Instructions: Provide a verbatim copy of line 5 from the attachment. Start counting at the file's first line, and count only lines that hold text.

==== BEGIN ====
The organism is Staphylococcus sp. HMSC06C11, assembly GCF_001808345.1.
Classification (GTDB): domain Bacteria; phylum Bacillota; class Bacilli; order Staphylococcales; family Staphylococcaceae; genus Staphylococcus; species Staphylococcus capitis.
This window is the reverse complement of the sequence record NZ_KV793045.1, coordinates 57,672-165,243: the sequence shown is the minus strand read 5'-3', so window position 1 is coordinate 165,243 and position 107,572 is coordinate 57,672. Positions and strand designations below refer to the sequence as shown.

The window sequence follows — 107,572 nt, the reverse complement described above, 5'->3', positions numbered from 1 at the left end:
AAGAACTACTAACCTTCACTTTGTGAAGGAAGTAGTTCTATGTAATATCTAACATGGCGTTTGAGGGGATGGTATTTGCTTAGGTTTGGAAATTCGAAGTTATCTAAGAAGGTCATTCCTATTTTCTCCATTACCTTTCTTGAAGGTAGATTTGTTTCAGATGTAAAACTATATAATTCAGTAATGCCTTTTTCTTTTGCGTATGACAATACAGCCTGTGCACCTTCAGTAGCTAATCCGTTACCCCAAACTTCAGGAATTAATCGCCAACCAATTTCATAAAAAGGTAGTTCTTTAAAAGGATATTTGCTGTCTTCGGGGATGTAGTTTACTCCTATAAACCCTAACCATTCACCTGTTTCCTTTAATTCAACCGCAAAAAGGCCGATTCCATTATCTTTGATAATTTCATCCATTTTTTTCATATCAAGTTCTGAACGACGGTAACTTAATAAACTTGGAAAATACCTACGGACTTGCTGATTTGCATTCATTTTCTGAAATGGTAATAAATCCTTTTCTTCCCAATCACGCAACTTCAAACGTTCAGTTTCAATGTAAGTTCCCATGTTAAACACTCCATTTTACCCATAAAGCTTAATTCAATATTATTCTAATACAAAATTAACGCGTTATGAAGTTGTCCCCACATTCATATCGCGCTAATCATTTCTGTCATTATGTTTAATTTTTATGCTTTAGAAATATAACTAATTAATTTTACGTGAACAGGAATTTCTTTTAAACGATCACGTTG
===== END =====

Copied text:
AAGAACTACTAACCTTCACTTTGTGAAGGAAGTAGTTCTATGTAATATCTAACATGGCGTTTGAGGGGATGGTATTTGCTTAGGTTTGGAAATTCGAAGTTATCTAAGAAGGTCATTCCTATTTTCTCCATTACCTTTCTTGAAGGTAGATTTGTTTCAGATGTAAAACTATATAATTCAGTAATGCCTTTTTCTTTTGCGTATGACAATACAGCCTGTGCACCTTCAGTAGCTAATCCGTTACCCCAAACTTCAGGAATTAATCGCCAACCAATTTCATAAAAAGGTAGTTCTTTAAAAGGATATTTGCTGTCTTCGGGGATGTAGTTTACTCCTATAAACCCTAACCATTCACCTGTTTCCTTTAATTCAACCGCAAAAAGGCCGATTCCATTATCTTTGATAATTTCATCCATTTTTTTCATATCAAGTTCTGAACGACGGTAACTTAATAAACTTGGAAAATACCTACGGACTTGCTGATTTGCATTCATTTTCTGAAATGGTAATAAATCCTTTTCTTCCCAATCACGCAACTTCAAACGTTCAGTTTCAATGTAAGTTCCCATGTTAAACACTCCATTTTACCCATAAAGCTTAATTCAATATTATTCTAATACAAAATTAACGCGTTATGAAGTTGTCCCCACATTCATATCGCGCTAATCATTTCTGTCATTATGTTTAATTTTTATGCTTTAGAAATATAACTAATTAATTTTACGTGAACAGGAATTTCTTTTAAACGATCACGTTG